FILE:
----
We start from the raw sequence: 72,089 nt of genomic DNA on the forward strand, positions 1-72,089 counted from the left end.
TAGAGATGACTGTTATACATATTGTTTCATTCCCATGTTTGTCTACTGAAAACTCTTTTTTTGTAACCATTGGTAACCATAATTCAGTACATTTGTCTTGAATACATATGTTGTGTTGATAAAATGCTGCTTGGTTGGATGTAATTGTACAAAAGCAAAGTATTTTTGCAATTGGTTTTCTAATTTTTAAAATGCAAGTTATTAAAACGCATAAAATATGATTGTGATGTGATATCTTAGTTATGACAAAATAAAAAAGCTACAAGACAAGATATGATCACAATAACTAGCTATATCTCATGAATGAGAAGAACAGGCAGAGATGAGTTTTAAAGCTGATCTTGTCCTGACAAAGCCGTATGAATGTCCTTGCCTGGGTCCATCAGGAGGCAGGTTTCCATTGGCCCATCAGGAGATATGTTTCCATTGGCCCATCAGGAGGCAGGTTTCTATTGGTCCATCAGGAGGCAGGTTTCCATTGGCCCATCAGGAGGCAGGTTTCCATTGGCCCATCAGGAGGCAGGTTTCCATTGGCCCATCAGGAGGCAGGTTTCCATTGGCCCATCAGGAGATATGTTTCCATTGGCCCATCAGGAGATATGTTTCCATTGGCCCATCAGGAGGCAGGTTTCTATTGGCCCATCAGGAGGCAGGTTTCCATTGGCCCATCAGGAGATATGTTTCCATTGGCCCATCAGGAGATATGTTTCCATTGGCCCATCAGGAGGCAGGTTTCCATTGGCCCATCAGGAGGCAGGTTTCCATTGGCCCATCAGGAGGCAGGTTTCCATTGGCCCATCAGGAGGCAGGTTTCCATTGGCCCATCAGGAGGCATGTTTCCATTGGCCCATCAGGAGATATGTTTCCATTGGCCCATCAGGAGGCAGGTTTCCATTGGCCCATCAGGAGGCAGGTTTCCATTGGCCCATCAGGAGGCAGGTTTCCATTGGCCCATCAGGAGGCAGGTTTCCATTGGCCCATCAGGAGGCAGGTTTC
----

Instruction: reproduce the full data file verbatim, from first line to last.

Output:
We start from the raw sequence: 72,089 nt of genomic DNA on the forward strand, positions 1-72,089 counted from the left end.
TAGAGATGACTGTTATACATATTGTTTCATTCCCATGTTTGTCTACTGAAAACTCTTTTTTTGTAACCATTGGTAACCATAATTCAGTACATTTGTCTTGAATACATATGTTGTGTTGATAAAATGCTGCTTGGTTGGATGTAATTGTACAAAAGCAAAGTATTTTTGCAATTGGTTTTCTAATTTTTAAAATGCAAGTTATTAAAACGCATAAAATATGATTGTGATGTGATATCTTAGTTATGACAAAATAAAAAAGCTACAAGACAAGATATGATCACAATAACTAGCTATATCTCATGAATGAGAAGAACAGGCAGAGATGAGTTTTAAAGCTGATCTTGTCCTGACAAAGCCGTATGAATGTCCTTGCCTGGGTCCATCAGGAGGCAGGTTTCCATTGGCCCATCAGGAGATATGTTTCCATTGGCCCATCAGGAGGCAGGTTTCTATTGGTCCATCAGGAGGCAGGTTTCCATTGGCCCATCAGGAGGCAGGTTTCCATTGGCCCATCAGGAGGCAGGTTTCCATTGGCCCATCAGGAGGCAGGTTTCCATTGGCCCATCAGGAGATATGTTTCCATTGGCCCATCAGGAGATATGTTTCCATTGGCCCATCAGGAGGCAGGTTTCTATTGGCCCATCAGGAGGCAGGTTTCCATTGGCCCATCAGGAGATATGTTTCCATTGGCCCATCAGGAGATATGTTTCCATTGGCCCATCAGGAGGCAGGTTTCCATTGGCCCATCAGGAGGCAGGTTTCCATTGGCCCATCAGGAGGCAGGTTTCCATTGGCCCATCAGGAGGCAGGTTTCCATTGGCCCATCAGGAGGCATGTTTCCATTGGCCCATCAGGAGATATGTTTCCATTGGCCCATCAGGAGGCAGGTTTCCATTGGCCCATCAGGAGGCAGGTTTCCATTGGCCCATCAGGAGGCAGGTTTCCATTGGCCCATCAGGAGGCAGGTTTCCATTGGCCCATCAGGAGGCAGGTTTC